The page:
(upbeat synth music) (audience clapping) - Thanks John, appreciate that.
Wow, hi, good morning.
Thank you John, that was really nice, a very generous introduction.
If you read between the lines what he was saying is that we're both very old. Here, look, look, remember that, that's 2005. - [John] Oh wow.
- Bondi Beach.
- [John] It is.
- Yeah, I think we've done all right since then (chuckling). We had this a bit yesterday, do I have to stand over here? I think that's what the speakers yesterday found out. Yeah all right, we're gonna be fine.
Yeah, that was a long time ago.
God, it's great to see a few hands come up when people were asked about remembering Hotwired. We had been doing this for quite a long time. This was the first website that I had the privilege to work on.
I got a job at Wired magazine in 1994 and if you do the math, that's 25 years ago now. That was a long time ago.
We didn't have much to work with, but we were very proud of the work that we did. The stuff I wanna talk about today is really a question that I have had, even since those days but increasingly important now in my new job that John alluded to, as a design partner at a venture capital firm. And the question that I wanna really get into, is this. Why do some products succeed, when others fail? I mean it's a super obvious question for all of us, right? Like it's what we do, is to try to figure out how to make products succeed and how to try to keep them from failing.
You know, when I ask people, especially now and the people that I work with in the investment community and things like that, when I ask them this question, I get a bunch of different responses.
Sometimes, people will say, the reason that the product succeeds and others fails, is just distribution, that's all it is. Coke and Pepsi are basically kind of the same thing, it's just that Coke is in more places, so it sells more. And you see this in our industry a little bit in what we call growth hacking, or growth marketing, things like that.
It is really just about getting people to the product and then things will work.
I don't quite buy that, I don't quite buy that. Other people, more sort of technologically-minded people, might just say, it's innovation, that's why some products succeed and others fail. It is because the relentless progress of technology, and miniaturisation and Moore's law that allows us to create these magical things. Technology is what drives product success.
I'm not sure that's true either.
I think if you, if we kind of polled this room, we'd get some flavour of this, probably.
I don't know, maybe that's my background in what we've always called user experience. But it is that products succeed when they satisfy some unmet need.
Now we can go out in the world and we can identify, where are people struggling? Where is there some need that they have that has not been met? And we can use research practises, and things like that and get a really good sense of okay, here is what people are struggling with, let's find a product, let's find a solution that meets those needs, and then products succeed. And the reality is that it is some combination of all those things. And any truth in the world today, is nuanced and a blend of all sorts of different factors going in. But it has been something that I have been focused on for a long time. How can we make things succeed and try to avoid failure (sighing)? One of the things that I have come to believe over all of this time, these decades that we've been doing this, it's that there's a truth that no product succeeds, no product has been successful when built by a single individual.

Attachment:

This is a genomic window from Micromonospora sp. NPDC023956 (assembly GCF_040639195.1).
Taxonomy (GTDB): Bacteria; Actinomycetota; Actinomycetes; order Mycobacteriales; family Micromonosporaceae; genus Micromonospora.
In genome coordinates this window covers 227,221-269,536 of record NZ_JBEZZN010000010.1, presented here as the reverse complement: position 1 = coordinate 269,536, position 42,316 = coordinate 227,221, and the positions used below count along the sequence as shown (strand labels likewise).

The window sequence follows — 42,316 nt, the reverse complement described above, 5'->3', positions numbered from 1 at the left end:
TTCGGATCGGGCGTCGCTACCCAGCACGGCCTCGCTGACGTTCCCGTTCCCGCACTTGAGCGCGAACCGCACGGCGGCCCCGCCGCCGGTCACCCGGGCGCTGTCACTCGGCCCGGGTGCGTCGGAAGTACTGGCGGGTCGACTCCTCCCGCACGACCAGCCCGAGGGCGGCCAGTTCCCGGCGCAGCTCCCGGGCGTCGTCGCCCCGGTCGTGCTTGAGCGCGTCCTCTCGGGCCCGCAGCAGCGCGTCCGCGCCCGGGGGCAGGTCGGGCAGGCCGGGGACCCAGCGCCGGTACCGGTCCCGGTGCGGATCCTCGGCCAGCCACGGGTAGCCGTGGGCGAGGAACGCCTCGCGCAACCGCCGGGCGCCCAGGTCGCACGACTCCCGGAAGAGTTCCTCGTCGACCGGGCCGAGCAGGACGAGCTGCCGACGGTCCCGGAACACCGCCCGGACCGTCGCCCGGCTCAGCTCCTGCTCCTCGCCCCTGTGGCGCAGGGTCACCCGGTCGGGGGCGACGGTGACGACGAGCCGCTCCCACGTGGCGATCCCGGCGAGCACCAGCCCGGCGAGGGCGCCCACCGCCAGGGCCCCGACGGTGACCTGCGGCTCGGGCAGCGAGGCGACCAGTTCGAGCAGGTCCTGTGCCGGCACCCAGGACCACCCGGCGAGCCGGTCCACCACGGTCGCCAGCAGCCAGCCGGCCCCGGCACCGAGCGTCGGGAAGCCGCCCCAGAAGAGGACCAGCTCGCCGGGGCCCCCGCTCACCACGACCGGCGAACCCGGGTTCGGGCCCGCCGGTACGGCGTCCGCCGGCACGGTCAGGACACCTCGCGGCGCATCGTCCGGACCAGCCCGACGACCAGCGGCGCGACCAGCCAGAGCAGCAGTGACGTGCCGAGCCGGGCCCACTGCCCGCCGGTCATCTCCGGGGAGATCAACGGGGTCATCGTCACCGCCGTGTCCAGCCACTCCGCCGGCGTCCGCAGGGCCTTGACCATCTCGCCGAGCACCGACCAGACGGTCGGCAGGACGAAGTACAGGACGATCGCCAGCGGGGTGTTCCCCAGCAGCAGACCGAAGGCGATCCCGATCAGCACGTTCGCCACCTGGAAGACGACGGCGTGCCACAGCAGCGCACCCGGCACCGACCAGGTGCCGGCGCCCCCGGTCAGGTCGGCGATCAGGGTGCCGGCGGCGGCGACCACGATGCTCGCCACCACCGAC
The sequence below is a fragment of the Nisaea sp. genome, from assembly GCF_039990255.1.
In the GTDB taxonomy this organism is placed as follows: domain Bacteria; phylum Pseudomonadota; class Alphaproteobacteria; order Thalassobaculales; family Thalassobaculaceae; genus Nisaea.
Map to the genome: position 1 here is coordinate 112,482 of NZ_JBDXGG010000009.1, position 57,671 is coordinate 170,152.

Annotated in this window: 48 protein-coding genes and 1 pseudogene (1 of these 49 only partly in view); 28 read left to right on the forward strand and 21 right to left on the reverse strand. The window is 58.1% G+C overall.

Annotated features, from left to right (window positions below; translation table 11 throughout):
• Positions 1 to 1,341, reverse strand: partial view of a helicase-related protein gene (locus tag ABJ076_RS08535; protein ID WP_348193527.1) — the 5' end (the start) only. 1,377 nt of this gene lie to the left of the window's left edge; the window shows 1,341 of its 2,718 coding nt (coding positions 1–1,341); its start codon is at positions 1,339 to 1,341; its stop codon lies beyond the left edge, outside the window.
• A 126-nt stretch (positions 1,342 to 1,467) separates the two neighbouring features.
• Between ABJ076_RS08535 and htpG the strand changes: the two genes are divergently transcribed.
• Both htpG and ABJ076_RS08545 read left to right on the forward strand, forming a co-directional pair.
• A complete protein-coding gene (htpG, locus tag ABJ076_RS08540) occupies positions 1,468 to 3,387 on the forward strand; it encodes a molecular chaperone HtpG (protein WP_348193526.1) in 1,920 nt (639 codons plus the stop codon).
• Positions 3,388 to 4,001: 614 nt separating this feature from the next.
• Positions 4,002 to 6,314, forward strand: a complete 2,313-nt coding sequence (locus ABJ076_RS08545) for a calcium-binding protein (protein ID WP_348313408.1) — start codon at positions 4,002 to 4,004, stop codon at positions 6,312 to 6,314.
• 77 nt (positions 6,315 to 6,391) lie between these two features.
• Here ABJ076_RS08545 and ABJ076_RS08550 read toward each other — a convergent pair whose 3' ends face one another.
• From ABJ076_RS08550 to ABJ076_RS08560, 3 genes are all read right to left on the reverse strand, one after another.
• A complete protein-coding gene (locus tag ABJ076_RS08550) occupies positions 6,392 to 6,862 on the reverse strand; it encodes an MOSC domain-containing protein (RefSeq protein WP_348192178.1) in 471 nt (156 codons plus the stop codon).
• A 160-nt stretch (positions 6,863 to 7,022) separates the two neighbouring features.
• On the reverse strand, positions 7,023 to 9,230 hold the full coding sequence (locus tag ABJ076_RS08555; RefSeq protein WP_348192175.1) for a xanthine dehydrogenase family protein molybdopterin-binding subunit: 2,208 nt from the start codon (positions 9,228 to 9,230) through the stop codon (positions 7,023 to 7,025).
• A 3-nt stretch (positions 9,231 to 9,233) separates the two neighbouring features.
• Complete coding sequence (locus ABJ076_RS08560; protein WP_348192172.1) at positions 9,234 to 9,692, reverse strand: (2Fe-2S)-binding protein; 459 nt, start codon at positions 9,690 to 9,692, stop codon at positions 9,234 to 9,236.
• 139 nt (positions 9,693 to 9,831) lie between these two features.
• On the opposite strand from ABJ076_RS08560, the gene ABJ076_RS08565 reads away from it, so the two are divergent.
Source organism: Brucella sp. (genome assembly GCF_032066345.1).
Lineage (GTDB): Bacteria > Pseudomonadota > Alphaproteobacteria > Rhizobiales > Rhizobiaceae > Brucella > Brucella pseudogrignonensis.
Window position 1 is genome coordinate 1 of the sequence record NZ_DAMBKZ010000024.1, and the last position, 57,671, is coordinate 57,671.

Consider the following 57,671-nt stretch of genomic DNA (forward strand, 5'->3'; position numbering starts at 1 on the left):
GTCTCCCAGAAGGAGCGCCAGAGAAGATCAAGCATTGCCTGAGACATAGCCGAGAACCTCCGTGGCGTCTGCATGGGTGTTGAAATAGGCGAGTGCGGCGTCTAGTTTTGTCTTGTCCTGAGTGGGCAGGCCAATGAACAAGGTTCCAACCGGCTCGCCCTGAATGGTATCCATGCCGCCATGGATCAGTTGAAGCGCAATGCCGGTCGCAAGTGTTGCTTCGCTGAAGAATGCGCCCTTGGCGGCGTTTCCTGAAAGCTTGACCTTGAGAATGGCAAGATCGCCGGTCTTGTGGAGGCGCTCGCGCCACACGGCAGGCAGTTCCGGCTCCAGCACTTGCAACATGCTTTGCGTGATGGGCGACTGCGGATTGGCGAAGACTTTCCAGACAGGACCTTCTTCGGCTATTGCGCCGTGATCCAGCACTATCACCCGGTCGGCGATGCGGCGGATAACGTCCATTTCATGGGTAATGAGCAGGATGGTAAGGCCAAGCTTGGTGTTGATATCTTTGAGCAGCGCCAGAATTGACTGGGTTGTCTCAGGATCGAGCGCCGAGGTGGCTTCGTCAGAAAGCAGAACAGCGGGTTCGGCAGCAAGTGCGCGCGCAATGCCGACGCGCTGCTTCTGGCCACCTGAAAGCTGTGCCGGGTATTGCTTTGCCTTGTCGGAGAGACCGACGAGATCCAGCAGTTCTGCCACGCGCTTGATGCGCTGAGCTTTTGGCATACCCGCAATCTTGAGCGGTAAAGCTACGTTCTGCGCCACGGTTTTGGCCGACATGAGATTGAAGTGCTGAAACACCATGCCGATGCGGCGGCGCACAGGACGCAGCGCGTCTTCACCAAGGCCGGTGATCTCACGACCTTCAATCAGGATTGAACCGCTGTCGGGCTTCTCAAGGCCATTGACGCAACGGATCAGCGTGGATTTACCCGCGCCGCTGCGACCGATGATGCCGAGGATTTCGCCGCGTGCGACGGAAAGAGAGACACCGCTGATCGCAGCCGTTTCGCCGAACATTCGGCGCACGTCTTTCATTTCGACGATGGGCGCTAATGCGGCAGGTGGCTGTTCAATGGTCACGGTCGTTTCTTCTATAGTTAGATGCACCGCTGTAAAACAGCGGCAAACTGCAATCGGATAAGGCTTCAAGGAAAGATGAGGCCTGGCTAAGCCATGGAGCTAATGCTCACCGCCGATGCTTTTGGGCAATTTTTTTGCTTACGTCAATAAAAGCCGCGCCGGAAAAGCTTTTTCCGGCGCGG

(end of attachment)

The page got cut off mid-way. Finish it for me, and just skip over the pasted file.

I mean it's exceedingly rare and there's a crazy exception. Maybe somebody like writes an app that goes viral in the app store, but products that really succeed, that have longevity, they are always built by a group of people that are collaborating together.
That it is teams that are behind successful products. And the qualities of those teams are something I'm super interested in now.
So, as I said before, I have this kinda new job as a partner at a VC firm, which is kinda a weird position for a designer to be in. But we have this hypothesis that the application of good design practises, user experience and research, and things like that, applied to a company at its very early stage, can reduce the risk of that company failing. And the only thing we have, the firm that I work for, only invests in the earliest companies.
Usually with just a couple people, maybe three of four. But they have an idea, maybe a little bit o' code and that's about it.
And the only thing we have to go on then, are the people there.
The idea has to be something we believe in. The market has to sort of, we have to be able to imagine that it exists, but ultimately it's the people.
And so what is it about these teams, and what could we figure out about teams and the way that we work together with one another to maximise success and reduce the risk? That's what I wanna talk about a little bit today. We have a lot of things that we can look at when we look at teams.
We can look at the backgrounds of the people, the credentials they have from the schools they went to or their previous success.
We can try to gauge how smart they are or how well they work together, things like that. But one of the things we've been really focusing on lately, one of the sort of, almost like this silver bullet, in today's world of technology, and the way we make products and who they're for and incredibly diverse audiences that we have, the one thing that we have been looking for is emotional intelligence.
Which is surprising that in a world of technology emotional intelligence is the thing that we find, that's almost a silver bullet, in making teams work together to make more successful products.